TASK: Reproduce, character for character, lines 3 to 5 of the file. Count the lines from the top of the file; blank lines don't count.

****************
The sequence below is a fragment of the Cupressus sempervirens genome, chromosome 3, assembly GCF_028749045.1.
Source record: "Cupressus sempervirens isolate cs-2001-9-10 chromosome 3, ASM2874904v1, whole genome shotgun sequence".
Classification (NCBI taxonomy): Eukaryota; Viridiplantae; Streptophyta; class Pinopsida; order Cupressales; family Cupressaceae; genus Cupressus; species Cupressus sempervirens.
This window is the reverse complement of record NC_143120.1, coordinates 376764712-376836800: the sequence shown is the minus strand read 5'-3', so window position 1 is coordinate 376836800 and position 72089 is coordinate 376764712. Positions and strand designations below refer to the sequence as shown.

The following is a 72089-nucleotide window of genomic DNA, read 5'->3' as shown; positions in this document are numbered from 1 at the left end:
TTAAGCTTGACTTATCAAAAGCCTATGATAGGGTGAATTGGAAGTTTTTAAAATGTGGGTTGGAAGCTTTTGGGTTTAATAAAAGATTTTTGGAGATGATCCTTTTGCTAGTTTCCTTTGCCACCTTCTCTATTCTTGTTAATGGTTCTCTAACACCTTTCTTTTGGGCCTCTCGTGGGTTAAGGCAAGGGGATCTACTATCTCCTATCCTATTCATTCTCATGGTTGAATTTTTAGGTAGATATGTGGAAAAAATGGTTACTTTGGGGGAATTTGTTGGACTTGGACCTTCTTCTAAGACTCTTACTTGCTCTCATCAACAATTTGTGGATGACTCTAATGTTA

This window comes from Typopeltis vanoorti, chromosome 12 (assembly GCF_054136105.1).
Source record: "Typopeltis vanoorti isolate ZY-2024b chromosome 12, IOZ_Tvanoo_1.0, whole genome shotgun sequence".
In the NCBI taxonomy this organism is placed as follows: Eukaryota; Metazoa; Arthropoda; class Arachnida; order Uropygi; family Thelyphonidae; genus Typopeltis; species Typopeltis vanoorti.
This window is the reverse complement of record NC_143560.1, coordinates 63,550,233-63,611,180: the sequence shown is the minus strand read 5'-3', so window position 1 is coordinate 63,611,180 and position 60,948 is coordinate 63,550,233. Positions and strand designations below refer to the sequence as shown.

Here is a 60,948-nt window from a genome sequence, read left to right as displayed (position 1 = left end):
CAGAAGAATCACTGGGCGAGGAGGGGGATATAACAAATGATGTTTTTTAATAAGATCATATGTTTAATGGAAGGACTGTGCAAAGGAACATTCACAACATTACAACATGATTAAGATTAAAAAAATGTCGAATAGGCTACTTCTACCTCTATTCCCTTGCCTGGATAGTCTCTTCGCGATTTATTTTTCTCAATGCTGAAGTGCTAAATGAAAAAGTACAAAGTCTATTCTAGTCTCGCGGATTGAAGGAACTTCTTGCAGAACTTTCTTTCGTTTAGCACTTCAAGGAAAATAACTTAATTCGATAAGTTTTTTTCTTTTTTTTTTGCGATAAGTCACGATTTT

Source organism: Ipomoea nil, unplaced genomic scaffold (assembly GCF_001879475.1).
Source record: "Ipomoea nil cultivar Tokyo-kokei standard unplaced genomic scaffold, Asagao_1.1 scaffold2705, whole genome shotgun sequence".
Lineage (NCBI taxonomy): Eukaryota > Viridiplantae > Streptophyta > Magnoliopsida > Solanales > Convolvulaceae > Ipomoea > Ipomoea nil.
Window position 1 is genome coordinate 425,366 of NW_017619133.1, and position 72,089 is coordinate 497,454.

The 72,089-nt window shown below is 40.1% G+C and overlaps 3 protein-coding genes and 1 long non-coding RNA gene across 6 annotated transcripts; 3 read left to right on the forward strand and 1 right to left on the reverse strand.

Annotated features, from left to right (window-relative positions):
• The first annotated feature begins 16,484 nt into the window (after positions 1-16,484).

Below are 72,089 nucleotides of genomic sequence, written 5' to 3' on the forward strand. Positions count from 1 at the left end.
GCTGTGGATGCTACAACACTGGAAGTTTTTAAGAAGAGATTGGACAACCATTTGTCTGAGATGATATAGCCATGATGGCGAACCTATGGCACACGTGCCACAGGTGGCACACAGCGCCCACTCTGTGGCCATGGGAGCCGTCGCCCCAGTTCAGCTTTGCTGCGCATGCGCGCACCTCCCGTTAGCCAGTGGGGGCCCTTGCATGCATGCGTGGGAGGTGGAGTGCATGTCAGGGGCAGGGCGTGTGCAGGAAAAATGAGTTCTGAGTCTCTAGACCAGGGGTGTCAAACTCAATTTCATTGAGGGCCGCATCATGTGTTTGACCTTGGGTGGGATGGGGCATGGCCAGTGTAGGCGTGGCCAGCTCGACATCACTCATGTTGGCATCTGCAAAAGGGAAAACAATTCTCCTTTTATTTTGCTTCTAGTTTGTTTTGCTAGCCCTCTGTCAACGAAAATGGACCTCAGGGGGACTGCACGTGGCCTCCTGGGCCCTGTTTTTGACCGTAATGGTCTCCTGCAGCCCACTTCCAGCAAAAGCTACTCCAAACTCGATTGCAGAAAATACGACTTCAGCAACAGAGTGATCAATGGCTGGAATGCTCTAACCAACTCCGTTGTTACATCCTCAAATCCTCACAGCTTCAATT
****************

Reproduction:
Classification (NCBI taxonomy): Eukaryota; Viridiplantae; Streptophyta; class Pinopsida; order Cupressales; family Cupressaceae; genus Cupressus; species Cupressus sempervirens.
This window is the reverse complement of record NC_143120.1, coordinates 376764712-376836800: the sequence shown is the minus strand read 5'-3', so window position 1 is coordinate 376836800 and position 72089 is coordinate 376764712. Positions and strand designations below refer to the sequence as shown.

The following is a 72089-nucleotide window of genomic DNA, read 5'->3' as shown; positions in this document are numbered from 1 at the left end: